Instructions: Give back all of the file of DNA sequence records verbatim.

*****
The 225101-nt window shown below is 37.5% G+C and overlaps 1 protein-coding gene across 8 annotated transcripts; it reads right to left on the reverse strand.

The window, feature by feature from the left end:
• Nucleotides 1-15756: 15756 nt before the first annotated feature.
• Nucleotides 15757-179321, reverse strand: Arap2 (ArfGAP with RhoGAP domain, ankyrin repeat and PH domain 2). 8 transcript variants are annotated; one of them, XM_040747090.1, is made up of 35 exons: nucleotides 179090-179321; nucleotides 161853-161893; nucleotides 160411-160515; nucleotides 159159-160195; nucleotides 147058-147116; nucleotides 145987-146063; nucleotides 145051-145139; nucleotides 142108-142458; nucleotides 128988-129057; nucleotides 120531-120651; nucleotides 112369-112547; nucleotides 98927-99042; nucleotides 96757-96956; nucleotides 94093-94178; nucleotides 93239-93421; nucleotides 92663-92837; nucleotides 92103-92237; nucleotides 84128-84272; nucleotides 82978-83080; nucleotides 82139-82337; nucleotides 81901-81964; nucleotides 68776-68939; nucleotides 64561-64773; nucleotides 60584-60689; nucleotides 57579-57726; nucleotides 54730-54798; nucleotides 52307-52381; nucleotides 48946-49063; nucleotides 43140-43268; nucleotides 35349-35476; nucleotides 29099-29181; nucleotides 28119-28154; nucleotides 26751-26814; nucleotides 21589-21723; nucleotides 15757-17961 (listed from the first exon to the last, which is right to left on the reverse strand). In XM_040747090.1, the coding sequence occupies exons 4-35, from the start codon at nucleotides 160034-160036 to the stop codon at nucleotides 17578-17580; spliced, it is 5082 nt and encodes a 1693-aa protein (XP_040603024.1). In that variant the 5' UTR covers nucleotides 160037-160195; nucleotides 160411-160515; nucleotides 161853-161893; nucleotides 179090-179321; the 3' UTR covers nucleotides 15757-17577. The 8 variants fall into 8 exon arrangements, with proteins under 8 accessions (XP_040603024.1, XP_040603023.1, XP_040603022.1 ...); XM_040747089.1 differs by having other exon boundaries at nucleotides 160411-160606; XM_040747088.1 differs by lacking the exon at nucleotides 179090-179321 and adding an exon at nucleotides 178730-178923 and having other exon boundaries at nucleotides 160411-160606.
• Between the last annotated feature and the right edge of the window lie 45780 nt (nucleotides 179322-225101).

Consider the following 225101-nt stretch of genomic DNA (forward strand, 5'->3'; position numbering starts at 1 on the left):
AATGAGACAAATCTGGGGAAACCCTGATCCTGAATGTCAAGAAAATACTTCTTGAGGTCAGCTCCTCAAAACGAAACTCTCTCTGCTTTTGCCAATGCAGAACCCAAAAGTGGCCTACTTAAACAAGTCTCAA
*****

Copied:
The 225101-nt window shown below is 37.5% G+C and overlaps 1 protein-coding gene across 8 annotated transcripts; it reads right to left on the reverse strand.

The window, feature by feature from the left end:
• Nucleotides 1-15756: 15756 nt before the first annotated feature.
• Nucleotides 15757-179321, reverse strand: Arap2 (ArfGAP with RhoGAP domain, ankyrin repeat and PH domain 2). 8 transcript variants are annotated; one of them, XM_040747090.1, is made up of 35 exons: nucleotides 179090-179321; nucleotides 161853-161893; nucleotides 160411-160515; nucleotides 159159-160195; nucleotides 147058-147116; nucleotides 145987-146063; nucleotides 145051-145139; nucleotides 142108-142458; nucleotides 128988-129057; nucleotides 120531-120651; nucleotides 112369-112547; nucleotides 98927-99042; nucleotides 96757-96956; nucleotides 94093-94178; nucleotides 93239-93421; nucleotides 92663-92837; nucleotides 92103-92237; nucleotides 84128-84272; nucleotides 82978-83080; nucleotides 82139-82337; nucleotides 81901-81964; nucleotides 68776-68939; nucleotides 64561-64773; nucleotides 60584-60689; nucleotides 57579-57726; nucleotides 54730-54798; nucleotides 52307-52381; nucleotides 48946-49063; nucleotides 43140-43268; nucleotides 35349-35476; nucleotides 29099-29181; nucleotides 28119-28154; nucleotides 26751-26814; nucleotides 21589-21723; nucleotides 15757-17961 (listed from the first exon to the last, which is right to left on the reverse strand). In XM_040747090.1, the coding sequence occupies exons 4-35, from the start codon at nucleotides 160034-160036 to the stop codon at nucleotides 17578-17580; spliced, it is 5082 nt and encodes a 1693-aa protein (XP_040603024.1). In that variant the 5' UTR covers nucleotides 160037-160195; nucleotides 160411-160515; nucleotides 161853-161893; nucleotides 179090-179321; the 3' UTR covers nucleotides 15757-17577. The 8 variants fall into 8 exon arrangements, with proteins under 8 accessions (XP_040603024.1, XP_040603023.1, XP_040603022.1 ...); XM_040747089.1 differs by having other exon boundaries at nucleotides 160411-160606; XM_040747088.1 differs by lacking the exon at nucleotides 179090-179321 and adding an exon at nucleotides 178730-178923 and having other exon boundaries at nucleotides 160411-160606.
• Between the last annotated feature and the right edge of the window lie 45780 nt (nucleotides 179322-225101).

Consider the following 225101-nt stretch of genomic DNA (forward strand, 5'->3'; position numbering starts at 1 on the left):
AATGAGACAAATCTGGGGAAACCCTGATCCTGAATGTCAAGAAAATACTTCTTGAGGTCAGCTCCTCAAAACGAAACTCTCTCTGCTTTTGCCAATGCAGAACCCAAAAGTGGCCTACTTAAACAAGTCTCAA